In this cozy mystery, twenty-five-year-old Molly Gray is a hardworking maid at the Regency Grand Hotel, where she delights in coming to work, tidying dirty rooms, and being a model employee.
Disdainfully called “Molly the Maid” by her coworkers, Molly isn’t as adept at navigating relationships as she is at organizing her housekeeping cart and cleaning dirty hotel rooms. She struggles to understand social cues and facial expressions and applies rules her late Gran taught her – sometimes more adeptly than others – to manage social situations.
In this closed-room mystery, Molly soon becomes embroiled in a murder investigation involving a high-profile long-term guest. Her eccentric demeanor and trusting nature work against her, resulting in Molly becoming a person of interest in crime. As the mystery unfolds, Molly learns who she can and can not depend on.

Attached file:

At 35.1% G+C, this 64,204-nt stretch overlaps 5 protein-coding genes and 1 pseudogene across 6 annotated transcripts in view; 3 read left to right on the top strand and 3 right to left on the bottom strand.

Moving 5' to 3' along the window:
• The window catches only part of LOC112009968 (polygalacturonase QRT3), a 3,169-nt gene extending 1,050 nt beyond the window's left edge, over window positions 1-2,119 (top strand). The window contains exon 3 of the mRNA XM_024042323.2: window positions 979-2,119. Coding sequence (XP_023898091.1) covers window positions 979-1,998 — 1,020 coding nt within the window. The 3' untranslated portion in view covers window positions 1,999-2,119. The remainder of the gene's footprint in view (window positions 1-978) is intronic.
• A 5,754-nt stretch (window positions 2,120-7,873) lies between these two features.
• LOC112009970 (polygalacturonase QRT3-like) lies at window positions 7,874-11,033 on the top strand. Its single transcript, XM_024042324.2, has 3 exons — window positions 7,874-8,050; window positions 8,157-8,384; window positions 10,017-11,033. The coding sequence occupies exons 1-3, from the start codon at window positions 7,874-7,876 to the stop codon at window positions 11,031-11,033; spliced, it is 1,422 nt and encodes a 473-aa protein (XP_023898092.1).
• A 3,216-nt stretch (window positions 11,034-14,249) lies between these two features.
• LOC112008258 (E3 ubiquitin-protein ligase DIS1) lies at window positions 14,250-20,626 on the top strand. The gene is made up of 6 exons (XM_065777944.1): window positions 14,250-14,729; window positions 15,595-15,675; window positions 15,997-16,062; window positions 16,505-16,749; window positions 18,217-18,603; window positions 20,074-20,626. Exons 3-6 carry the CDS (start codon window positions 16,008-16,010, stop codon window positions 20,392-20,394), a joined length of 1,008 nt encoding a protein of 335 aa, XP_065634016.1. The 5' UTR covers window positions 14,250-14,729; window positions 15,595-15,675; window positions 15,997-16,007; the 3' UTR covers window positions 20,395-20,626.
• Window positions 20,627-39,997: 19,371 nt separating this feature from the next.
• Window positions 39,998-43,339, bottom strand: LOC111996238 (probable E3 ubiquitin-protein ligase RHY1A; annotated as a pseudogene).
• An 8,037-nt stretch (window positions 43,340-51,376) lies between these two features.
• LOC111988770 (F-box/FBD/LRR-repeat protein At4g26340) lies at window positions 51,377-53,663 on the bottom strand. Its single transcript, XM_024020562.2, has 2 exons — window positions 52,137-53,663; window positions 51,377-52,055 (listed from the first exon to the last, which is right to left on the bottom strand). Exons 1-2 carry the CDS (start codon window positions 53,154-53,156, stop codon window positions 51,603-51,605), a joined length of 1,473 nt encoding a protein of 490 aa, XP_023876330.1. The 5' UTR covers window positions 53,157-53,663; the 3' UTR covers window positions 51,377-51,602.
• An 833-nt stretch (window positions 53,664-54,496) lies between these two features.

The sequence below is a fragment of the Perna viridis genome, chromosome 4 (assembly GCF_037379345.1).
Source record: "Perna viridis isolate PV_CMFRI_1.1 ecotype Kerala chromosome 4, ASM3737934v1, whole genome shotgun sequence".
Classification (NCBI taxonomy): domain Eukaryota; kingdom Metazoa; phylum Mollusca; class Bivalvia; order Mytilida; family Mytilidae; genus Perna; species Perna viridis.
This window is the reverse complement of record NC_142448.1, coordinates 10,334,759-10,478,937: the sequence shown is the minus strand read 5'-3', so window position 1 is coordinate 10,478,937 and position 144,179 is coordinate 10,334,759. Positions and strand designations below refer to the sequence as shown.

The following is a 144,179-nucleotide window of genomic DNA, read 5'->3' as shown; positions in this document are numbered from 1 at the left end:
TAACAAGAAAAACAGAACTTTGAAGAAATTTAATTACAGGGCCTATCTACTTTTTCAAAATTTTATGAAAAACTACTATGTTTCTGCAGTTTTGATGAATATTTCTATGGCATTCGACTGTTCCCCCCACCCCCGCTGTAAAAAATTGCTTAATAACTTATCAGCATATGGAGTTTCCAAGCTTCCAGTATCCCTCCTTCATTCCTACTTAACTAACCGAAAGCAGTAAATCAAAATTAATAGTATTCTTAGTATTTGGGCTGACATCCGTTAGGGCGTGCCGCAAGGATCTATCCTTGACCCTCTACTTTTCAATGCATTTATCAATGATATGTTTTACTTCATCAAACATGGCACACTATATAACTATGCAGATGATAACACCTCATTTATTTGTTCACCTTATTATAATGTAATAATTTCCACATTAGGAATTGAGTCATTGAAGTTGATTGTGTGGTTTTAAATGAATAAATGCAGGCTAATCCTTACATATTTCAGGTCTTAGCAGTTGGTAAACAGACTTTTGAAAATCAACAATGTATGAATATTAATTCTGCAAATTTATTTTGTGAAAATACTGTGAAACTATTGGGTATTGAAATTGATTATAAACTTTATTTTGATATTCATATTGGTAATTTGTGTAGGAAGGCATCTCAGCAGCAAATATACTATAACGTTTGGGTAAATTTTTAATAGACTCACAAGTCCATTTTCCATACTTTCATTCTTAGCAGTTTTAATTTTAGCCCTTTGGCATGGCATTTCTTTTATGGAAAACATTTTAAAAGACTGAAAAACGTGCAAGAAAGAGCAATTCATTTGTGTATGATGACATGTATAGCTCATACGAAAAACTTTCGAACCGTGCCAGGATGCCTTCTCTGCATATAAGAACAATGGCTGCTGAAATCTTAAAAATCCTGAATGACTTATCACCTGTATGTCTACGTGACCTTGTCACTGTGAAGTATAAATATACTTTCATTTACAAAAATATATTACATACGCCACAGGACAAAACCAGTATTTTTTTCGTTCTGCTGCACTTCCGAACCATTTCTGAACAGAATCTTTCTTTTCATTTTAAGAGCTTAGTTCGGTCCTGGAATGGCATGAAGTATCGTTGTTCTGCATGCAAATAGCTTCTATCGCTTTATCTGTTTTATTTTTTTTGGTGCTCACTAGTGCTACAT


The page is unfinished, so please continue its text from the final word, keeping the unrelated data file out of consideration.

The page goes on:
Molly was an absolutely endearing main character. It was a joy to get to know her and her outlook on life and to see her grow as the story progressed. I appreciated that Molly found people who genuinely loved and respected her.
There are some inconsistencies in Molly’s behavior at different points in the book. At times, she seemed unable to comprehend human behavior yet a few minutes later in the same chapter, she would make a profound observation about people. However, I wasn’t bothered by these inconsistencies, in part because the narrator did such a fabulous job bringing Molly to life. Hearing Molly’s voice performed so expertly smoothed out what would have otherwise seemed like conflicting traits.
As enjoyable as the story was, the book went on longer than it should have. To me, the story arrived at a clear ending point and I was sure it was wrapping up, but I looked down and realized there was still an hour remaining.
Though the story went on a tad too long, The Maid was a fresh take on a classic murder mystery tale, with a quirky, memorable main character.